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3rd October 2019

Tory leaders announce post-Brexit science and tech plans

Conservative party leaders pledged a cash injection into the NHS and life sciences industry at the Tory party conference in Manchester
Tory leaders announce post-Brexit science and tech plans
Photo: Andrew Parsons/Parsons Media @ Flickr

The Prime Minister, Boris Johnson, made a £13bn hospital pledge at the Conservative Party conference in Manchester last week, with plans to commit a further £33.9bn to the NHS each year by 2023. The news follows after it was recently announced by Number 10 that North Manchester General Hospital will be rebuilt by 2030.

In an attempt to make NHS funding the key focus in the next general election, Boris Johnson has proposed, what he calls, “the biggest hospital building programme in a generation”. The five-year plan set out by Johnson, aims to deliver £2.7bn into six hospitals, with the remainder of the funds being used to set up rural hospitals and projects.

However, some experts have questioned the project, saying that those six NHS Trusts to benefit will be ones who already had plans in place to improve hospitals.

The projects, which were announced at the conference, focused on trialling a new approach to NHS mental health treatment in 12 areas of England, including housing and job support, as well as psychological aid. Other projects include investing into replacing NHS equipment such as MRI, CT scanners and breast cancer screening devices.

The £70m that will be injected into the mental health project has the aim to create strong ties between the NHS and local charities. The funding will also be used to recruit around 1,000 extra specialist staff with different expertise.

After citing the science sector as an “enormous strength”, a further pledge has been offered by Johnson, unveiling a £200m scheme which aims to boost the UK’s health and life sciences industry. This was announced as part of Johnson’s vision to have a “vibrant post-Brexit economy fuelled by science and technology”, which he believes will attract more young scientists to the UK.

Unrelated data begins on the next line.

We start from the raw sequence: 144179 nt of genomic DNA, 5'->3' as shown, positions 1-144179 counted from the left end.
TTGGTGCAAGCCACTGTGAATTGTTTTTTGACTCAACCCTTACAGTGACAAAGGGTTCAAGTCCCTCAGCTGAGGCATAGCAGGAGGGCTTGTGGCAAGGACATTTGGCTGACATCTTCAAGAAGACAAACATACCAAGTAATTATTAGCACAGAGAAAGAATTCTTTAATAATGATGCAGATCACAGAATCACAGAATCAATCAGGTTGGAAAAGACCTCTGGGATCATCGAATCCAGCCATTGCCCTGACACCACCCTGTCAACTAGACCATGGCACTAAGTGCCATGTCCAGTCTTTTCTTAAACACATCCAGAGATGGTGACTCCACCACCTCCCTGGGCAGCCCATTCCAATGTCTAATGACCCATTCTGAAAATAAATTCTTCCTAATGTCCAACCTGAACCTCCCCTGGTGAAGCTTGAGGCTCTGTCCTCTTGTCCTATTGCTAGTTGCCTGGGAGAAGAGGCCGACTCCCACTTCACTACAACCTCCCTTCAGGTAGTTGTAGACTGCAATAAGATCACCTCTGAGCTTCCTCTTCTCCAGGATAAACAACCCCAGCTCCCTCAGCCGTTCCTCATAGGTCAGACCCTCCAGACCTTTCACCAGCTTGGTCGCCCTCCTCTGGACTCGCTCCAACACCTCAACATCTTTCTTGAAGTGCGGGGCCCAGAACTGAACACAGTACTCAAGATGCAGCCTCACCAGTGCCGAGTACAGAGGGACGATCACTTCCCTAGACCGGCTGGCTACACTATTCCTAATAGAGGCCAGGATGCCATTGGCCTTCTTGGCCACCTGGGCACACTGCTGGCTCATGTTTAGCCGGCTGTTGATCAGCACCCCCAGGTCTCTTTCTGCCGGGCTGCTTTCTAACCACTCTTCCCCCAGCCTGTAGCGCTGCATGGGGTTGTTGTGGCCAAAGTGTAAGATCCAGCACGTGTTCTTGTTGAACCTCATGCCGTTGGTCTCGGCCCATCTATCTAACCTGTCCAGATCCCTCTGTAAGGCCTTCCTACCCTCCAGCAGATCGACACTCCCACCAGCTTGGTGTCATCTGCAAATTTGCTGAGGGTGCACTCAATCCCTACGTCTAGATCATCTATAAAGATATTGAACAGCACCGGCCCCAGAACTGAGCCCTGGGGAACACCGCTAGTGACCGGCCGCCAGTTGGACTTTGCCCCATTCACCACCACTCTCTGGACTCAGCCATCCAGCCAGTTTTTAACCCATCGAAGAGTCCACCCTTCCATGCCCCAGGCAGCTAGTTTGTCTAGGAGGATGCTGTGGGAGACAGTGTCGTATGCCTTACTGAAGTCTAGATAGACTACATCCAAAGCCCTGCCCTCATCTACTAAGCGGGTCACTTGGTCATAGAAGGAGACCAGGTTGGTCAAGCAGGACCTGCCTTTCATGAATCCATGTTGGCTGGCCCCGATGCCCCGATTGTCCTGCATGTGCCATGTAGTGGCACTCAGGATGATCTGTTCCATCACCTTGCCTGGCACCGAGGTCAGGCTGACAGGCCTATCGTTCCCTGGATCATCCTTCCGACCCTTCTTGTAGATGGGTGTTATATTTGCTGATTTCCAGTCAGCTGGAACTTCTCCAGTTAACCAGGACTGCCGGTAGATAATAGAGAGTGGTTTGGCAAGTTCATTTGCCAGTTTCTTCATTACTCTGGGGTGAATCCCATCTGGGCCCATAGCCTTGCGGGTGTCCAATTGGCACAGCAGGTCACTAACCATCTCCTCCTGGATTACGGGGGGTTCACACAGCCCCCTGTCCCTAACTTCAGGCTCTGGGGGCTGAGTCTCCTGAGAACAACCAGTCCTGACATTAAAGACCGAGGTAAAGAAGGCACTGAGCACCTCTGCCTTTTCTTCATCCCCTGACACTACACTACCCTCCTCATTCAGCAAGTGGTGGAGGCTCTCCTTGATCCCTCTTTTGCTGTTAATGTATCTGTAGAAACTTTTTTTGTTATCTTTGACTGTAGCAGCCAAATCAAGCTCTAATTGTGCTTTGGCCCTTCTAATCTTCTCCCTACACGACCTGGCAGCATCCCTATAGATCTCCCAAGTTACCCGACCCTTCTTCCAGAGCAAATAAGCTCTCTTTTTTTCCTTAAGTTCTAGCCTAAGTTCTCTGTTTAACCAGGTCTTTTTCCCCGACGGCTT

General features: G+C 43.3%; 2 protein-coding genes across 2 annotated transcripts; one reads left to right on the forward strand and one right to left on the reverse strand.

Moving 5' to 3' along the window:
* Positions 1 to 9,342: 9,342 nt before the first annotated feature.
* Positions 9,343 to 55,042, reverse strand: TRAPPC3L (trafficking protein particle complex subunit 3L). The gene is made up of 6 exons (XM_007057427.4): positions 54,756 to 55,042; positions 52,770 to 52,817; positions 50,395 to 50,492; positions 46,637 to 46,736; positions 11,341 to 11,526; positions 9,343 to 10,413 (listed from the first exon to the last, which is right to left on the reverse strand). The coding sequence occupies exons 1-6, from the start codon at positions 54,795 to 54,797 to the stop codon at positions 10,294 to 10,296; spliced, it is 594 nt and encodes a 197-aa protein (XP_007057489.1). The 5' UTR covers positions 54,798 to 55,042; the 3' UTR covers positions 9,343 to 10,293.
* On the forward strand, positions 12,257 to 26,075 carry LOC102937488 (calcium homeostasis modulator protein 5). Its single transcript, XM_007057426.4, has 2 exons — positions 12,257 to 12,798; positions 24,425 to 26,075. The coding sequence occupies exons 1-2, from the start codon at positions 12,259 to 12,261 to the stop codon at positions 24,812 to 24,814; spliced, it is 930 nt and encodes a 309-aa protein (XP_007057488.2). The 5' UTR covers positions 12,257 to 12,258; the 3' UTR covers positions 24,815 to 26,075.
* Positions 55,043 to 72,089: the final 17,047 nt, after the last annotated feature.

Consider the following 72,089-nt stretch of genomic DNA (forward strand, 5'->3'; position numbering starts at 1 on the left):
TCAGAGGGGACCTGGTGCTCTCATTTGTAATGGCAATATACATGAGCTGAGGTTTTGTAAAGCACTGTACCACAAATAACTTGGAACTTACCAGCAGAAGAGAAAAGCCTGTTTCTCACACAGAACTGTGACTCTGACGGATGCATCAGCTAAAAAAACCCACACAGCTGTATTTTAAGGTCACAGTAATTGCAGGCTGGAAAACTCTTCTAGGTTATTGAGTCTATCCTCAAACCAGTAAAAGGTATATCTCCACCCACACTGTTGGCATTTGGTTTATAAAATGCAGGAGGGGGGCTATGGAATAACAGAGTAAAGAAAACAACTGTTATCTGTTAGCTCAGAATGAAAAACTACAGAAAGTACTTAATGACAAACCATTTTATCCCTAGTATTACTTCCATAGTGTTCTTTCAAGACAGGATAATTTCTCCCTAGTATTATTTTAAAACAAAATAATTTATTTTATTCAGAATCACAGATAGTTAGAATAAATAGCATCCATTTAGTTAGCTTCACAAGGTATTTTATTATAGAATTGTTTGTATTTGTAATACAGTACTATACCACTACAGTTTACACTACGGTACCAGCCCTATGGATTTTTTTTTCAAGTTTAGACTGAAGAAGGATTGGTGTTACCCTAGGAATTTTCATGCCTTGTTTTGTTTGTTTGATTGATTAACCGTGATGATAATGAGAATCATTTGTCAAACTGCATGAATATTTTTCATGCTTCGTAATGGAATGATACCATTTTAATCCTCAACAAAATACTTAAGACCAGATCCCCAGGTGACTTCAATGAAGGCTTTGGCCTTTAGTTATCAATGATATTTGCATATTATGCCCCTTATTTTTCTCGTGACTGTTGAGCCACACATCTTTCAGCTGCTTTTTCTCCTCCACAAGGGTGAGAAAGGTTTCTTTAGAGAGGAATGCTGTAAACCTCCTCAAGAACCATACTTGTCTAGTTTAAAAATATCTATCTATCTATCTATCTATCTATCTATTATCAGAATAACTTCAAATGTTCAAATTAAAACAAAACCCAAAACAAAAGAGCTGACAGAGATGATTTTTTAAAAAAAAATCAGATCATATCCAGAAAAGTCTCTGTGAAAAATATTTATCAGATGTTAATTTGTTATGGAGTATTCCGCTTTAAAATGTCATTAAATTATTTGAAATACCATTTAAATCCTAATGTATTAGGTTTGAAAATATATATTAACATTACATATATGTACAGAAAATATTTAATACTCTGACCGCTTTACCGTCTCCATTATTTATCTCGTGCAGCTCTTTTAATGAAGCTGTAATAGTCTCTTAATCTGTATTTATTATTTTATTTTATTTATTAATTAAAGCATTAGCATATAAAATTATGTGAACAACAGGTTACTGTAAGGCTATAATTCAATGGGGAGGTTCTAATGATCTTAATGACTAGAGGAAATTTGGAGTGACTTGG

The funding, announced by Health Secretary Matt Hancock, is set to come from taxpayers directly. This will reduce the number of contracts given out to private firms, thus allowing the government to make payments over time instead.

Also speaking at the Tory conference, Matt Hancock claimed to be taking the problems with child vaccinations in the UK “very seriously”. As discussed in a recent article by The Mancunion, the UK has been declared as no longer measles-free, after a rapid decline in the uptake of the MMR vaccination.

Hancock, speaking to the Huffington Post at the event stated: “The worst thing is if you don’t vaccinate your child and you can, then the person you are putting at risk is not only just your own child, but it’s also the child that cant be vaccinated for medical reasons.

“Maybe they have cancer and their immune system is too weak.

“I don’t want the debate to put people off because there is absolute clarity on what the science says and what the right thing is to do.” Hancock also questioned whether unvaccinated children should be banned from schools, until vaccinated.

Although plans have been given the ‘go-ahead’ by Tory leaders to set the NHS in the right direction, members of the public have expressed some doubts.

Johnson claimed this weekend in Manchester that “money is available now and that’s thanks to the decisions that we took to keep burying down on our debt and the hard work of the British people” which has been questioned by locals, who believe it could be just another misleading declaration to win a general election campaign.

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